Uber Grounds Self-Driving Car Fleet After Serious Arizona Crash

Uber is suspending its entire self-driving car program while it investigates a serious crash of one of its vehicles in Arizona.
Uber confirmed the accident after a photo was posted on Twitter showing an Uber SUV Volvo on its side next to another dented car with broken windows. The crash occurred in Tempe, but Uber offered few other details. A spokeswoman told Tech Crunch that Uber’s autonomous car program — currently being tested in Arizona, Pittsburgh and just recently again in San Francisco — has been suspended pending an investigation.
No one was injured in the Tempe crash, and the accident was not the fault of the Uber car, Tempe police told Bloomberg News. Another car failed to yield the right of way, and the Uber car flipped onto its side.
“There was a person behind the wheel” of the Uber car, police spokesman Jose Montenegro told Bloomberg. “It is uncertain at this time if they were controlling the vehicle at the time of the collision.”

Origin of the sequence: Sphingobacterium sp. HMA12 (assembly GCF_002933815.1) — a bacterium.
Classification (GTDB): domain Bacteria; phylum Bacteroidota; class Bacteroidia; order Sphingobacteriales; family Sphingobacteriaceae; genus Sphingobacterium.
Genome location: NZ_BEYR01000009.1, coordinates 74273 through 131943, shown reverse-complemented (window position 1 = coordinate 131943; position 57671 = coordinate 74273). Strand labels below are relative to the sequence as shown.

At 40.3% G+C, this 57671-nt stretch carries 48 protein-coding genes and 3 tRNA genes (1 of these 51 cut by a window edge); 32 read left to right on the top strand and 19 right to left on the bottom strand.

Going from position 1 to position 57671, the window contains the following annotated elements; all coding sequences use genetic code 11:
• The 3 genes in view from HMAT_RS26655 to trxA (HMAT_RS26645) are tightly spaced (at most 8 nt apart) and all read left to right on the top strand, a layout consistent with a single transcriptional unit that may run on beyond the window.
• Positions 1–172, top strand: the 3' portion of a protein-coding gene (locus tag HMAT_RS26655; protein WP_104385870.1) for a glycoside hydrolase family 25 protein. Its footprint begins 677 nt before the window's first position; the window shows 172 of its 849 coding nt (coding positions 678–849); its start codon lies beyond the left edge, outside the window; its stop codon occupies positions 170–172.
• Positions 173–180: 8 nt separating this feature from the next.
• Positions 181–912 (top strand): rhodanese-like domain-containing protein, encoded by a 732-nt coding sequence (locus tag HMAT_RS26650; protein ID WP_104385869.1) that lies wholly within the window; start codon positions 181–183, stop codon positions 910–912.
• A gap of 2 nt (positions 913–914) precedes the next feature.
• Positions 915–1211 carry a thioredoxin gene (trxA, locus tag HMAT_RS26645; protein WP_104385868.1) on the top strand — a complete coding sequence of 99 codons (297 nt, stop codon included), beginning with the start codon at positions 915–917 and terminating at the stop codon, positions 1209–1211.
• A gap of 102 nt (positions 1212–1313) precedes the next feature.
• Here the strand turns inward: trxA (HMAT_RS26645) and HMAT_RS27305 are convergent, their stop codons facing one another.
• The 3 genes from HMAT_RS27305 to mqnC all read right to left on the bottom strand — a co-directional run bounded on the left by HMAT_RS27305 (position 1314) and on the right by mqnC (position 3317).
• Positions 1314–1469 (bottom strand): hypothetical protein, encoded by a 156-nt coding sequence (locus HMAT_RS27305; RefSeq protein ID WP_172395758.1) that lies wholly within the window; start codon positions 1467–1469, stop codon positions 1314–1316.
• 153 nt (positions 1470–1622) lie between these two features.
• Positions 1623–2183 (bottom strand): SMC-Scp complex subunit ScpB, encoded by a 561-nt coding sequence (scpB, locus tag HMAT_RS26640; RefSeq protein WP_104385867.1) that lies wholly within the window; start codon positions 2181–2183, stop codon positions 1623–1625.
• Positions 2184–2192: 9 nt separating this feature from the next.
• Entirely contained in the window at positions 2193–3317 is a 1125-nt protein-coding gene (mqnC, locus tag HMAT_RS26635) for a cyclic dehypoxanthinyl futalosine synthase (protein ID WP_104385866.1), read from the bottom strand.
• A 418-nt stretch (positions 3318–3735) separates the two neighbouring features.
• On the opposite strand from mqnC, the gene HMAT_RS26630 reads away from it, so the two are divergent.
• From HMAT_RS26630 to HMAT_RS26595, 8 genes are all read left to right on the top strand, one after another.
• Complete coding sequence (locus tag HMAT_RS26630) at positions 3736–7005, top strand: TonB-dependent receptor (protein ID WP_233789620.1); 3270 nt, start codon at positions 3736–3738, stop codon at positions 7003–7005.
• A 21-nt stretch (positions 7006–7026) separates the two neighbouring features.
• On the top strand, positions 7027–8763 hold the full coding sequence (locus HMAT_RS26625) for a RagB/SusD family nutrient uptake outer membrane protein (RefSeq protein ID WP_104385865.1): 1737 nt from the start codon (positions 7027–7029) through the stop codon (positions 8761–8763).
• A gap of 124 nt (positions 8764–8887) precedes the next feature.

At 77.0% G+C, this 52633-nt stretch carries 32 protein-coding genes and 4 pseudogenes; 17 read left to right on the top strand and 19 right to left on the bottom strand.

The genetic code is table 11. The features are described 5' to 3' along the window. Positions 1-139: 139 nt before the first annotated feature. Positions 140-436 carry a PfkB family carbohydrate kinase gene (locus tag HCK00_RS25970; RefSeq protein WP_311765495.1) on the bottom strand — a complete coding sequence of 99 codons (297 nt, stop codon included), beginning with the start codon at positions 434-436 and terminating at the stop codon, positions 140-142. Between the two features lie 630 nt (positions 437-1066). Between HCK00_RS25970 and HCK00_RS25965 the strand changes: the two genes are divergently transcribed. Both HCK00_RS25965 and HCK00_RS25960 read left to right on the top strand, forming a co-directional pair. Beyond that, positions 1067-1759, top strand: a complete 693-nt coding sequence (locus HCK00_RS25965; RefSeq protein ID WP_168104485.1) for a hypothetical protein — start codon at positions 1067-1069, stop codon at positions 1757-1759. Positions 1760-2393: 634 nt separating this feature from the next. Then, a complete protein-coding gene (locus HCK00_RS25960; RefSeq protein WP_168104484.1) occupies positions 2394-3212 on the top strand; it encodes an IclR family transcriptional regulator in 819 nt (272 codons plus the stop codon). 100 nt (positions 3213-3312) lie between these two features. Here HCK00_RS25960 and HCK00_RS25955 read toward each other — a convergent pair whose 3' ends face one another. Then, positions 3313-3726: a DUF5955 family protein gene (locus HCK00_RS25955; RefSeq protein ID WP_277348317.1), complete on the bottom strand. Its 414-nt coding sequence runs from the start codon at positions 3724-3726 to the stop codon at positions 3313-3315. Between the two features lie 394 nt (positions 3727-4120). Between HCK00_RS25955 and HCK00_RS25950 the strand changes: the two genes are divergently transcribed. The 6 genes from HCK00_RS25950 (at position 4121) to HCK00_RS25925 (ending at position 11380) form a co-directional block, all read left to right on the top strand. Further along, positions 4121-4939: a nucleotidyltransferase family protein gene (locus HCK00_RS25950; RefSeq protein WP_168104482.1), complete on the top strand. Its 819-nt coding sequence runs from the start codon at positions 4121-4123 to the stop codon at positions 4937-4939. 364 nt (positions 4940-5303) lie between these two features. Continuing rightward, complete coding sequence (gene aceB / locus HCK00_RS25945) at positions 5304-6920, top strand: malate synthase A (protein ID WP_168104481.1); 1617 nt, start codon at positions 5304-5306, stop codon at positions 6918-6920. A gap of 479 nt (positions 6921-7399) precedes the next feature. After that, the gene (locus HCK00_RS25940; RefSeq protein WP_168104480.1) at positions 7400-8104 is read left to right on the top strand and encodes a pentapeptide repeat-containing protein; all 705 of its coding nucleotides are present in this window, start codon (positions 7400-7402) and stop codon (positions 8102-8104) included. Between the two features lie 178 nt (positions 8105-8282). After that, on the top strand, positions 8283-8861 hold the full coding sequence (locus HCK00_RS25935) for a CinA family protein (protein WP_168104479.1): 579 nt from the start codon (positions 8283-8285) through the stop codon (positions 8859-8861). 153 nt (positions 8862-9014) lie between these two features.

All autonomous cars are currently required to have humans behind the wheel to take control of the vehicle if necessary.
There were no passengers in the back seat, according to Uber.

BREAKING: Self-driving Uber vehicle on it’s side after a collision in Tempe, AZ. Photos by @fresconews user Mark Beach pic.twitter.com/5NCF2KG0rW— Fresco News (@fresconews) March 25, 2017
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Uber began testing its cars in Arizona after its self-driving program was shut down in California late last year when the company failed to obtain the proper permits to operate that Google’s Alphabet and other self-driving car testers in the state have done. California cracked down after Uber autonomous cars were seen breezing through red lights. The company then agreed to comply with the states rules and began again testing its cars in San Francisco earlier this month.
The Tempe crash is more bad news for the company, which has been hit by a litany of accusations, including complaints of sexual harassment and sexism in the workplace.
Earlier this month, The New York Times reported that Uber used the software tool Greyball to dodge taxi enforcement officials. Alphabet’s autonomous-car company Waymo sued Uber earlier this year for allegedly stealing designs for its sensor technology.
Uber co-founder and CEO Travis Kalanick was recently captured on an Uber dash cam berating a new driver, prompting Kalanick to admit in a statement: “I must fundamentally change as a leader and grow up.” 
Uber President Jeff Jones resigned last week after just six months on the job
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